|Has 1 child||Has assets||Lives out of state|
|Has 1 child||x||x||x|
|Has assets||(dupe)||x||(not relevant)|
|Lives out of state||(dupe)||(not relevant)||x|
This matrix produced 5 combinations that our user scenarios should test. If this list is too long, we may be able to remove even more tests that are truly independent and don't need to be tested in combination. We can also combine some features into a single testing scenario.
You should now have between 5-10 scenarios to test. You should come up with at least two independent testers who will each run each scenario, with a total of 10-20 runs of your tests.
Your tester should now have a set of user scenarios as prompts for their testing. The prompts will be narratives. For example, if the form is for an eviction, the user scenario might be:
Terry Tenant lives in public housing. She is being evicted for non-payment of rent. Her landlord didn't send her a notice to quit. Her goal is to file an Answer in her eviction case.
The tester should look at the scenario as they navigate your tool, and answer all questions as best as they can to reflect the facts that the scenario provides. They will enter random (but realistic) input as well as they can.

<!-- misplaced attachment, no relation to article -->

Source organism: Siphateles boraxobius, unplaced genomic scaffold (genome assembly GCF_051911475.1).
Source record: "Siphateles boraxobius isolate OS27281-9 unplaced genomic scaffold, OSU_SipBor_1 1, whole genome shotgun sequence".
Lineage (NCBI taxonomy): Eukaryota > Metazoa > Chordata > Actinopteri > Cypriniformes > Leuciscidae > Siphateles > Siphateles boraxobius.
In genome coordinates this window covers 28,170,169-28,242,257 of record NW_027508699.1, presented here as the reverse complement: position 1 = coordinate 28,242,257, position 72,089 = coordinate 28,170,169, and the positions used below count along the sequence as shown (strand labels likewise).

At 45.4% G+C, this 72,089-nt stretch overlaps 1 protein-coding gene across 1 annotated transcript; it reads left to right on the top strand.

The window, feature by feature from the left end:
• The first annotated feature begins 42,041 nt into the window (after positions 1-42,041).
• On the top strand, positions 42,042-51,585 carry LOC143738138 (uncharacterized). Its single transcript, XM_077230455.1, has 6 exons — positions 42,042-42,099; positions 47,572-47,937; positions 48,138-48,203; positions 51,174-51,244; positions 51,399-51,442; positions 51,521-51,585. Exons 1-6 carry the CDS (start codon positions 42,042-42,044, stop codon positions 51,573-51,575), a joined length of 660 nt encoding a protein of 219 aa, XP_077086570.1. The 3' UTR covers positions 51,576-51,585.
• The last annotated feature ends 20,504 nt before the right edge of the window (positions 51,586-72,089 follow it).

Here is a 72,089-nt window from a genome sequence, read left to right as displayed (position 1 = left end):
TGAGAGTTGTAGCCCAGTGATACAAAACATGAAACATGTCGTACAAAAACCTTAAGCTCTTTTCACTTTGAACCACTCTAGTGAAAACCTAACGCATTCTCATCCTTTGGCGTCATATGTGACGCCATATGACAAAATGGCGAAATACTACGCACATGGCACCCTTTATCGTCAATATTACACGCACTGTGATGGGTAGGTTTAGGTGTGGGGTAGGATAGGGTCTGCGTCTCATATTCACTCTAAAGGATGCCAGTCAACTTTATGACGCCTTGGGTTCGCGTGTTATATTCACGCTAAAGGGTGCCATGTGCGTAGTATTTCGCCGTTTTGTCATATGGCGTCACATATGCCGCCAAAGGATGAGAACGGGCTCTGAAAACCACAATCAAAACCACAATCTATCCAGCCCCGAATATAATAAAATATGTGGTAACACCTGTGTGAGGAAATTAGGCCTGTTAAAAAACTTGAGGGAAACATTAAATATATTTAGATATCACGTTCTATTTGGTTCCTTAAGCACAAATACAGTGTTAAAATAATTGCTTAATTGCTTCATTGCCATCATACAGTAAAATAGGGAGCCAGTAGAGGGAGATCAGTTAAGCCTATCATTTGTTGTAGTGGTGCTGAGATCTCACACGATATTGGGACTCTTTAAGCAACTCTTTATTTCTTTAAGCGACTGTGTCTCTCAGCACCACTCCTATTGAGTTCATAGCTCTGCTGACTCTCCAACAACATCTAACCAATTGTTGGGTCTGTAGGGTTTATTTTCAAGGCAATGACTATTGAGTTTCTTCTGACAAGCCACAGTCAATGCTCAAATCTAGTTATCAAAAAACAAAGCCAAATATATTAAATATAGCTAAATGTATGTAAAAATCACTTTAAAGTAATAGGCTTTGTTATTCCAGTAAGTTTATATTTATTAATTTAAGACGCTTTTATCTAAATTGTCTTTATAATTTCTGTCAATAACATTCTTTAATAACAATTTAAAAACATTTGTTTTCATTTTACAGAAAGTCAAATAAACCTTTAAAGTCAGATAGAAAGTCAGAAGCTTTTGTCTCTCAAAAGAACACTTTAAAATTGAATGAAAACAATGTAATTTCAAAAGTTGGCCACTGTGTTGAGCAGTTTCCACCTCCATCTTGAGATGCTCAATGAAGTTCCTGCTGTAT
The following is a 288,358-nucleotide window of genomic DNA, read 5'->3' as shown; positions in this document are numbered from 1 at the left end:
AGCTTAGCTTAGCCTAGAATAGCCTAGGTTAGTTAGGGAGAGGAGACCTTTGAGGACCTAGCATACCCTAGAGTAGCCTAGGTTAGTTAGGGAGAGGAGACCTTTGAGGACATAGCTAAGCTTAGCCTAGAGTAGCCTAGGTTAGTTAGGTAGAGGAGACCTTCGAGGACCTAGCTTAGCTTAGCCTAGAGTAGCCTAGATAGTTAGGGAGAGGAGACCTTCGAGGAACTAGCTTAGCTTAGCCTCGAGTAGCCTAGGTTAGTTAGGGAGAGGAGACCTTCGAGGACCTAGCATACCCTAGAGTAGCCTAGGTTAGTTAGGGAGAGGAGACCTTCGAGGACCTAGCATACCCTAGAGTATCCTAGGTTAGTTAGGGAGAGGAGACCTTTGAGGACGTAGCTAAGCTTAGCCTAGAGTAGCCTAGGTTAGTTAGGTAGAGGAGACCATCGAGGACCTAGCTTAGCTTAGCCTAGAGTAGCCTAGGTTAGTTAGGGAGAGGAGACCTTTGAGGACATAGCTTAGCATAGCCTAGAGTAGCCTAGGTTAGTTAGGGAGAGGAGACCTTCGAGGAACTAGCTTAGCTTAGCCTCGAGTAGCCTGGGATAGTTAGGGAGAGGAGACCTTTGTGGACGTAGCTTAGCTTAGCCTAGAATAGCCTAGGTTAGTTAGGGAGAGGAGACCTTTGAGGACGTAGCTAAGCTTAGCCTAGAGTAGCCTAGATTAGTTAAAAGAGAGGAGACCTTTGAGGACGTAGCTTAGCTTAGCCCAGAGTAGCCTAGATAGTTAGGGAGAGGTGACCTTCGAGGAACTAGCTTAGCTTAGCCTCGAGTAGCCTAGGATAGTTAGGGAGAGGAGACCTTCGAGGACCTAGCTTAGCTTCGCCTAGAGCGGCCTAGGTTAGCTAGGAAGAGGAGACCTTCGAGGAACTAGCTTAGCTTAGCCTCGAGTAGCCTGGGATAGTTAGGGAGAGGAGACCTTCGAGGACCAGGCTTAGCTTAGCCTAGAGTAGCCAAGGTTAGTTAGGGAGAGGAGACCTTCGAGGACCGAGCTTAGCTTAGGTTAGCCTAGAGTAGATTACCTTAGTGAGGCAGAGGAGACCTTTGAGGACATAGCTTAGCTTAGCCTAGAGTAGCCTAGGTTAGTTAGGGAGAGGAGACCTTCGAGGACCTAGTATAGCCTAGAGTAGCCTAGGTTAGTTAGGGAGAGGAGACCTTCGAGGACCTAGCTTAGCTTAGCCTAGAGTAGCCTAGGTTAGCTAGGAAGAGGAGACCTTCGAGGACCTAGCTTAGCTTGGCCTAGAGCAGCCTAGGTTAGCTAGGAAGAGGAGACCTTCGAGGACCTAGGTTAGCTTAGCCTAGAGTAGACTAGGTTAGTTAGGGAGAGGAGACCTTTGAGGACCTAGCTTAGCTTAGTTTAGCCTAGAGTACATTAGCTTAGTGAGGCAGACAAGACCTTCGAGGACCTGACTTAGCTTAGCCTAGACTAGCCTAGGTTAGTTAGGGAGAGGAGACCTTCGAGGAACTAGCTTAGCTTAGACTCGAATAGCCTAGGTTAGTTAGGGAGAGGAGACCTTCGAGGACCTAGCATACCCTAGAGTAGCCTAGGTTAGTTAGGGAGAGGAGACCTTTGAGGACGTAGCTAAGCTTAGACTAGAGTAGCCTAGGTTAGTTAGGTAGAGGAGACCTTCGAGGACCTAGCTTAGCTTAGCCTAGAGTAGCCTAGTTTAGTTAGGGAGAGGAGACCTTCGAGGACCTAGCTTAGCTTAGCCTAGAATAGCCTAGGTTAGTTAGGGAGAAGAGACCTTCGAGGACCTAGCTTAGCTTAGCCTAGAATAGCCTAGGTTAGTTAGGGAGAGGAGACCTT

Because there will be multiple tests by different testers, the random input will help catch more errors than a list of specific inputs for each field.
As your tester navigates the tool, they should write down the answers that they give on each screen. If they run into an issue, they should write down the issue that they encounter.
It can help to provide your tester a spreadsheet to record their inputs. That will help you reproduce the bugs and confirm that they are fixed. A narrative is fine as well. Perhaps your tester just opens a Word document and writes down their choices.
In some instances, a video recording may be useful. If your tester opens a Zoom meeting session and shares their screen, they can record the testing session. If they run into any bugs, the recording can be used to trace their steps.
You should also provide your tester with a place to record feedback. A Google Form is a good place to do that. Each page of the interview should have a unique ID that is visible and will help record feedback and errors in the right place.
Once you have finished a round of testing, look over the results and the variety of inputs that were entered. You made an assumption about how well the tests would cover the features of your tool.
- How well did your tests cover the different logical branches of your tool?
- Did your tests encounter edge cases that you can safely eliminate, simplifying the tool and reducing the scope for future tests? Sometimes the safest feature is one that doesn't exist! If your functionality is very hard to test, you may consider a simpler substitute for the functionality.
- Did you notice any pattern of errors that would lead you to redesign either your tool or the testing scenarios?
Fix any bugs and confirm them by re-running the test with the facts that the tester used.
Use the information you learned to decide if more tests need to be run, perhaps with new scenarios.
The links below describe some more details about what scenario-based testing is and how to use it.